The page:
still love to work and need to be kept busy. Even today people sometimes keep small valuables in a pouch tied around their
ROTTWEILER BREED STANDARD ACCORDING TO AKC
The ideal Rottweiler is a medium large, robust and powerful dog, black
with clearly defined rust markings. His compact and substantial build denotes great strength, agility and endurance. Dogs
are characteristically more massive throughout with larger frame and heavier bone than bitches. Bitches are distinctly feminine,
but without weakness of substance or structure.
Size, Proportion, Substance
Dogs--24 inches to 27 inches. Bitches--22 inches to 25 inches, with preferred size being mid-range of each sex. Correct
proportion is of primary importance, as long as size is within the standard's range. The length of body, from prosternum to
the rearmost projection of the rump, is slightly longer than the height of the dog at the withers, the most desirable proportion
of the height to length being 9 to 10. The Rottweiler is neither coarse nor shelly. Depth of chest is approximately fifty
percent (50%) of the height of the dog. His bone and muscle mass must be sufficient to balance his frame, giving a compact
and very powerful appearance. Serious Faults--Lack of proportion, undersized, oversized, reversal of sex characteristics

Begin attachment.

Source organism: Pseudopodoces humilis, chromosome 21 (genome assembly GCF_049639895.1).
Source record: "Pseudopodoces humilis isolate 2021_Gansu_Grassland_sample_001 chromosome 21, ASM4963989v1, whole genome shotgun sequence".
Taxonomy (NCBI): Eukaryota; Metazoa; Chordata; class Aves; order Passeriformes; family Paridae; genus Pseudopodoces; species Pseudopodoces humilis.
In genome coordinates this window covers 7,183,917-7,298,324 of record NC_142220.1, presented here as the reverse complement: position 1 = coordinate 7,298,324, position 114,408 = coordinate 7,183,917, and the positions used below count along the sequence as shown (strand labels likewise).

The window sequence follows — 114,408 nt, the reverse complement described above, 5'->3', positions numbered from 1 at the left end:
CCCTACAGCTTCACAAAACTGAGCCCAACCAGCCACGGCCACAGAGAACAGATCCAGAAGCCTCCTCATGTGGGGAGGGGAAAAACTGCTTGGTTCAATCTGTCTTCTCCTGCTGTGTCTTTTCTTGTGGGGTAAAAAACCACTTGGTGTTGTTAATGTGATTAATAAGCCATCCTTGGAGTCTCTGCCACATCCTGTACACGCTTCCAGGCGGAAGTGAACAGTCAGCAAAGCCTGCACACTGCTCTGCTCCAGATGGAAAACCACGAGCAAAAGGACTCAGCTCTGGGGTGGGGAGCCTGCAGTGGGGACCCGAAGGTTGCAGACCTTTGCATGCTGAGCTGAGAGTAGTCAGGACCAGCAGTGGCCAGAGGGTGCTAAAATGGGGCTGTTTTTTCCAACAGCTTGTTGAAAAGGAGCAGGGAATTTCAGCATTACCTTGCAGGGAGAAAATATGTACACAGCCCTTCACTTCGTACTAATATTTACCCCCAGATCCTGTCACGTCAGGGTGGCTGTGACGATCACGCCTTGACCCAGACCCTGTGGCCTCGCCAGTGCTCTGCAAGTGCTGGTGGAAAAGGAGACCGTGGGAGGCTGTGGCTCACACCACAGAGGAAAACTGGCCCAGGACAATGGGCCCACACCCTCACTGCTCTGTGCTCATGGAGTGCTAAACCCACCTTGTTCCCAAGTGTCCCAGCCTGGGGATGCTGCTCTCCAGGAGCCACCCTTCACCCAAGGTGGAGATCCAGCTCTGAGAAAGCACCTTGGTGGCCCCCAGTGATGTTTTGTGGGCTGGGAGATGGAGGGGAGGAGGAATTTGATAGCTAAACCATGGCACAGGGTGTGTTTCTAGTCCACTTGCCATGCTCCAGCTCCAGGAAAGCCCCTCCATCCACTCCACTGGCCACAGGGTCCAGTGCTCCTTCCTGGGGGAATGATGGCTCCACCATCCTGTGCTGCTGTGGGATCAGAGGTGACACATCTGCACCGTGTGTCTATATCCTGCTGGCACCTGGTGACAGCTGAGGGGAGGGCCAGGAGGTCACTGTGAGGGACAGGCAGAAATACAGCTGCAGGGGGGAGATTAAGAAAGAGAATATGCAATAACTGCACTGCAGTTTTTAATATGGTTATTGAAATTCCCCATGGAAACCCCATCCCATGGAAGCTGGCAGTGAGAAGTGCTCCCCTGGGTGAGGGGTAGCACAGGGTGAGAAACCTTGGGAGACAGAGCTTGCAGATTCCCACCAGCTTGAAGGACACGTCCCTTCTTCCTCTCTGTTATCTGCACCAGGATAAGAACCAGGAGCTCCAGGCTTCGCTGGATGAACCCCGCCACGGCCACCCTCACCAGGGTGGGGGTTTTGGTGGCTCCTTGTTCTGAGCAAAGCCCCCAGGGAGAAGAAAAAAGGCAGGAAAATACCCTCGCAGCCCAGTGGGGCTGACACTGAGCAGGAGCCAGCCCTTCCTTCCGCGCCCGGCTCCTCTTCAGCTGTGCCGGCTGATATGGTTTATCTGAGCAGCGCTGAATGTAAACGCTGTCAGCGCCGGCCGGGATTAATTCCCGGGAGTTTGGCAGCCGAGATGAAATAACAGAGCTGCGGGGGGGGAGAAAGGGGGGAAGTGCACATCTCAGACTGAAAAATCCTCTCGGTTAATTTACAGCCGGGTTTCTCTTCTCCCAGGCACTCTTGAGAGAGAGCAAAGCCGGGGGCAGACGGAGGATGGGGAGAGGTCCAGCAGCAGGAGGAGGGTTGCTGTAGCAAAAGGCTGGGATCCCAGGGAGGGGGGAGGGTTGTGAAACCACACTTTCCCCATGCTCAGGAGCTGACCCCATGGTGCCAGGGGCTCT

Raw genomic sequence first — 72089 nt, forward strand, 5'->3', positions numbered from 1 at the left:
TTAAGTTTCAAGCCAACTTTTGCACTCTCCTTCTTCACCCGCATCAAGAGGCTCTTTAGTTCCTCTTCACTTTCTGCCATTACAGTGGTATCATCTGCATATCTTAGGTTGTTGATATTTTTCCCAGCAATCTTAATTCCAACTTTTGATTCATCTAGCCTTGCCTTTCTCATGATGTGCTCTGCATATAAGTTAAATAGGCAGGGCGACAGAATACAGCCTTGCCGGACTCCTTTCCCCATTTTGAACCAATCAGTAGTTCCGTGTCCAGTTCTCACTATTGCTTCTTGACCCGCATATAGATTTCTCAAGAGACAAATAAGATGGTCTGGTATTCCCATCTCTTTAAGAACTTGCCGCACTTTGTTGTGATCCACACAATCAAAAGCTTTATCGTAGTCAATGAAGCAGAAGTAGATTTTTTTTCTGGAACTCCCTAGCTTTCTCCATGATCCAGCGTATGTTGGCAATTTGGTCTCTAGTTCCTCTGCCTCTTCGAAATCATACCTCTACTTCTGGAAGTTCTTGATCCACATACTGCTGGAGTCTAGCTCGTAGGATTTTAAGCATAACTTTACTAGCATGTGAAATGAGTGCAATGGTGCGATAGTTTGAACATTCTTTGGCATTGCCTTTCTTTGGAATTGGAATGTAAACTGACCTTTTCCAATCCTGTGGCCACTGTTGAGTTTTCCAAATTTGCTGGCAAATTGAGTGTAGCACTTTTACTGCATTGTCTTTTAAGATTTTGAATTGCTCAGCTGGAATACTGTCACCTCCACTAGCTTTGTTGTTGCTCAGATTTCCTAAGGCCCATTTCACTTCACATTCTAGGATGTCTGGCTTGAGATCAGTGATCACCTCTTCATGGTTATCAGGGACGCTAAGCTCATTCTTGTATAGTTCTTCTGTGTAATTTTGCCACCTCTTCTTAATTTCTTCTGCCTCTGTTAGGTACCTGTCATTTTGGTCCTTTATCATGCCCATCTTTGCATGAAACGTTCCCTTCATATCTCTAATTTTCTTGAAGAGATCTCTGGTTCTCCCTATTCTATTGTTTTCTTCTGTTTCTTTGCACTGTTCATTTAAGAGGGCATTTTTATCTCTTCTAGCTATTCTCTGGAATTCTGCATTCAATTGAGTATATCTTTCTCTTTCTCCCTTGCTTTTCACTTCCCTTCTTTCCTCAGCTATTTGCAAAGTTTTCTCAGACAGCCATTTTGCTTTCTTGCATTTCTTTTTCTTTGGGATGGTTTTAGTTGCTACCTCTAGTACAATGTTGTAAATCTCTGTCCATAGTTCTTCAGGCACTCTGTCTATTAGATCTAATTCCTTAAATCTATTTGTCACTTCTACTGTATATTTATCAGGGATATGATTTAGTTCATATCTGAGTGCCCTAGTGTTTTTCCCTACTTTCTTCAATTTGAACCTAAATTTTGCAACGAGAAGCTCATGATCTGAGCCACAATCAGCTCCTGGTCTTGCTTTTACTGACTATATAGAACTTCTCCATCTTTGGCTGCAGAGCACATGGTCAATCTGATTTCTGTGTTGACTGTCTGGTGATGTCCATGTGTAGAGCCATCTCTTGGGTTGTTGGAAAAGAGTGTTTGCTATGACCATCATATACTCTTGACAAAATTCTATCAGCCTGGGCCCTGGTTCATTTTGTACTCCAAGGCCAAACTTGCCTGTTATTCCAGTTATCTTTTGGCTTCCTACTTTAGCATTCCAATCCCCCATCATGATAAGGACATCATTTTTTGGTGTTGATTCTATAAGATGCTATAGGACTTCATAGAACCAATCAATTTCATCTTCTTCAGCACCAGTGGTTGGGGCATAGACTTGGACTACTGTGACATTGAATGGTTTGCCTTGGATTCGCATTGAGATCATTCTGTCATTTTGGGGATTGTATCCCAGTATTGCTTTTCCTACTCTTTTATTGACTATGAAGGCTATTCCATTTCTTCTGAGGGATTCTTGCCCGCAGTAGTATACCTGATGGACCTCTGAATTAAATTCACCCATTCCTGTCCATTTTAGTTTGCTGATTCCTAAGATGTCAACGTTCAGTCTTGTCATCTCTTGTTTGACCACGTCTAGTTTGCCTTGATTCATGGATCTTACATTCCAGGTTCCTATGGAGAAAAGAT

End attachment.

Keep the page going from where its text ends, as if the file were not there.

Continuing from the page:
(bitchy dogs, doggy bitches).
Of medium length, broad between the ears; forehead line seen in profile is moderately arched; zygomatic
arch and stop well developed with strong broad upper and lower jaws. The desired ratio of backskull to muzzle is 3 to 2. Forehead
is preferred dry, however some wrinkling may occur when dog is alert. Expression is noble, alert, and self-assured. Eyes of medium size, almond shaped with well fitting lids, moderately deep-set, neither protruding nor receding. The desired
color is a uniform dark brown. Serious Faults--Yellow (bird of prey) eyes, eyes of different color or size, hairless
eye rim. Disqualification--Entropion. Ectropion. Ears of medium size,
pendant, triangular in shape; when carried alertly the ears are level with the top of the skull and appear to broaden it.
Ears are to be set well apart, hanging forward with the inner edge lying tightly against the head and terminating at approximately
mid-cheek. Serious Faults--Improper carriage (creased, folded or held away from cheek/head). Muzzle--Bridge is straight, broad at base with slight tapering towards tip. The end of the muzzle is broad with well developed
chin. Nose is broad rather than round and always black. Lips-Always black; corners closed; inner mouth pigment is preferred
dark. Serious Faults--Total lack of mouth pigment (pink mouth). Bite and Dentition--Teeth
42 in number (20 upper, 22 lower), strong, correctly placed, meeting in a scissors bite--lower incisors touching inside of
upper incisors. Serious Faults--Level bite; any missing tooth.Disqualifications--Overshot,
undershot (when incisors do not touch or mesh); wry mouth; two or more missing teeth.